The Experts’ Guide To Finding The Perfect Gift For Men
We’ve enlisted the help of professionals who are well-versed in the finer things so you can get it right. You’re welcome
Remember when we used to talk about Christmas “getting earlier every year”? The good old days when the festive season would creep up on us insidiously rather than dumping itself, like a truckload of glitter, all over our towns and villages at midnight on the first of November? Hearing the familiar strains of “Do They Know It’s Christmas?” while standing in line for a coffee in early November, it’s not anger or disappointment that washes over us now but ennui: a sense of grim resignation at the inevitability of it all.
It’s in that spirit that we present you with our very own holiday gift guide. Is it early? Yes. But we’re also fully aware that many of you do like to get ahead of the game. It’s a smart move, too. You want to give yourself as much time as possible because gift-giving is a high-stakes game. Get it right and there’s a lot to gain. Get it wrong and at best you’ll betray a lack of thought, at worst a fundamental misunderstanding of your intended’s personal taste. It’s only natural, then, that you might enter into the process with a degree of trepidation. To assuage your fears, we’ve asked a series of experts in the field of nice things – from menswear and womenswear to watches, homeware and grooming – for their advice on how to pick the perfect present.
An expert’s guide to watches
Mr Alan Bedwell
“Try to choose a watch that’s likely to fit. This goes especially for smaller, slimmer men, who simply won’t look right with a 44mm watch on their wrist. Consider what he wears, too. If he prefers cuffed shirts, a slim dress watch is your best choice.”
“Buying him his first proper watch? Your best bet is to play it safe and choose something versatile that he can dress up and down. Don’t buy him a big sports watch. If he already owns five or 10 watches, that’s a different story – you can be a bit more adventurous.”
“Choosing the perfect watch should be like playing a game of Guess Who? Ask yourself a series of questions: do they want a dark dial or a light dial? A bracelet or leather strap? A military watch or a dress watch? How much are you willing to spend? Narrow down the selection until you’ve found what you want.”
An expert’s guide to buying for her
Ms Kay Barron
Choosing a gift for the woman in your life is not only the trickiest decision you’ll make all festive season – it’s also the most fraught with peril. This is one you really don’t want to get wrong, which is why we suggest putting your faith in the advice of Ms Kay Barron, Fashion Director of NET-A-PORTER and a woman with a lifetime’s worth of experience of receiving gifts from men – some good, some not so good. (The gifts, not the men.)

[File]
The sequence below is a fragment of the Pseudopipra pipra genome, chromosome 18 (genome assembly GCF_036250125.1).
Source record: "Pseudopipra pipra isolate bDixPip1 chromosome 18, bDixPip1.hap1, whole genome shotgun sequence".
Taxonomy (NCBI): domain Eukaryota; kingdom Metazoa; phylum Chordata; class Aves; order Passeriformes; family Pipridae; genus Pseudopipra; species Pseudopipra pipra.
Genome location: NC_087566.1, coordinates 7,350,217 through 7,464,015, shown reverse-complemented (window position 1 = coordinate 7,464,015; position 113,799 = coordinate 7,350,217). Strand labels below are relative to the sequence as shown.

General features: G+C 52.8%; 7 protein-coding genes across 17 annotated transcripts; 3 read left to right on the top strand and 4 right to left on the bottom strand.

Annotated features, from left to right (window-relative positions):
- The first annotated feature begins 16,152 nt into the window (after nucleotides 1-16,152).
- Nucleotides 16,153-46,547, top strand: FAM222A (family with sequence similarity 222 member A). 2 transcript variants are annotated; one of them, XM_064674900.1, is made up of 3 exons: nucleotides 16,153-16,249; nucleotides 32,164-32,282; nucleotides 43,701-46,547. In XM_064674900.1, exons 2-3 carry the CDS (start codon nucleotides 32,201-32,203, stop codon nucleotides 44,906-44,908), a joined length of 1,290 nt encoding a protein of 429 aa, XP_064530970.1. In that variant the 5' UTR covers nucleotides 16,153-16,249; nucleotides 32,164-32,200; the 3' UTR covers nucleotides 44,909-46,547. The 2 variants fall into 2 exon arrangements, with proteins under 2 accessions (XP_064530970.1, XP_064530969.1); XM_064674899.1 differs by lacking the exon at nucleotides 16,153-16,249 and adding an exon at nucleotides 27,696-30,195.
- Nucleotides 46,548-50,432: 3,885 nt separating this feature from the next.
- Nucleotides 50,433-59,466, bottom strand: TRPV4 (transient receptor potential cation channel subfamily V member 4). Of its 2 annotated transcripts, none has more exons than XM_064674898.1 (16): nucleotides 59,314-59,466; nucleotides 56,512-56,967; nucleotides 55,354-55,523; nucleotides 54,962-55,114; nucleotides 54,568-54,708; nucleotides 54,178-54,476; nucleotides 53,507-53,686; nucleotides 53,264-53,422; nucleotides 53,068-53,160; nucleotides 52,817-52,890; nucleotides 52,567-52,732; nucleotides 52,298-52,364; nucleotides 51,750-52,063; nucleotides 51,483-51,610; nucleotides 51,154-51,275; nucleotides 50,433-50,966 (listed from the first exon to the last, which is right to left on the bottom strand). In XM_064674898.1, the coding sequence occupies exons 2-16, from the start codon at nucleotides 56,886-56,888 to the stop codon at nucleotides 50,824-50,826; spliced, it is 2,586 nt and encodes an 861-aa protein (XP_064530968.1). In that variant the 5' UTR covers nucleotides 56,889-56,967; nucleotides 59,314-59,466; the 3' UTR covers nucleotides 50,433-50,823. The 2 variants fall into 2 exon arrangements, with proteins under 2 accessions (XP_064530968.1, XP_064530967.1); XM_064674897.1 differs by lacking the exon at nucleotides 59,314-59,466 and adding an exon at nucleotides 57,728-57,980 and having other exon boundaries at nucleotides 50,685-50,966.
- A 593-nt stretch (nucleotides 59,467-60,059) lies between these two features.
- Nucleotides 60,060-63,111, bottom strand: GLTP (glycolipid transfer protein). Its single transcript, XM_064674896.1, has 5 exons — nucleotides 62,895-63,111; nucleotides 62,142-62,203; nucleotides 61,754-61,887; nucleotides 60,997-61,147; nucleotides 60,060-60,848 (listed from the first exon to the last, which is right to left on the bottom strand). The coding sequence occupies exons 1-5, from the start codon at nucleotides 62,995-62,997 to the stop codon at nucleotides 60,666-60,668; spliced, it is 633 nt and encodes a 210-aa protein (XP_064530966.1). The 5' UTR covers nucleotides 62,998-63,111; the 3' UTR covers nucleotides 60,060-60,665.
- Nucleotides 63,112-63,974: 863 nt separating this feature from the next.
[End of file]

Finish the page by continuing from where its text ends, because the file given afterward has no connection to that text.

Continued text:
“The first thing to remember when buying for a woman? Don’t buy her something she’d buy for herself. It doesn’t matter how expensive it is, or how lovely the cashmere – women don’t want to unwrap another sweater on Christmas morning. This isn’t the time for stocking up on basics. Don’t be sensible. Be decadent.”
“If you’re thinking of buying her jewellery – and you should be – keep it classic and take your cues from what she’s already wearing. If she wears mostly gold, don’t buy her something made from platinum. If she prefers minimal jewellery, don’t buy her something ornate.”
Whatever you do, don’t leave it until the last minute. Not only will you find yourself throwing money at something horrid and overpriced out of sheer desperation, you’ll have missed out on the signals, too. If she has a particular gift in mind, she will have been subtly telegraphing her desires for weeks, if not months, in advance.”
An expert’s guide to buying sneakers
Mr Mubashar “Mubi” Ali
Mr Mubushar “Mubi” Ali caught the sneakerhead bug while he was still in his teens. Now 38, he has amassed a collection of roughly 4,500 pairs and has worked as a sneaker consultant and designer for brands including Nike. So, what’s the appeal of sneakers? He puts it down to a combination of nostalgia, street cred and, of course, exclusivity. “It’s about looking different,” he says. “Standing out from the usual.” Here, he shares his expert tips for this coming holiday season.
“This winter, it’s all about the outdoor trend. It’s a hot topic for a lot of the big sneaker brands, so expect to see them reintroducing older models that were popular back in the day. Nike is bringing back ACG, its “All Conditions Gear” line; adidas is bringing back Terrex; Salomon is doing a lot of great heritage stuff as well. Don’t forget: winter’s a time when you can expect a lot of bad weather, so these are a practical choice, too.”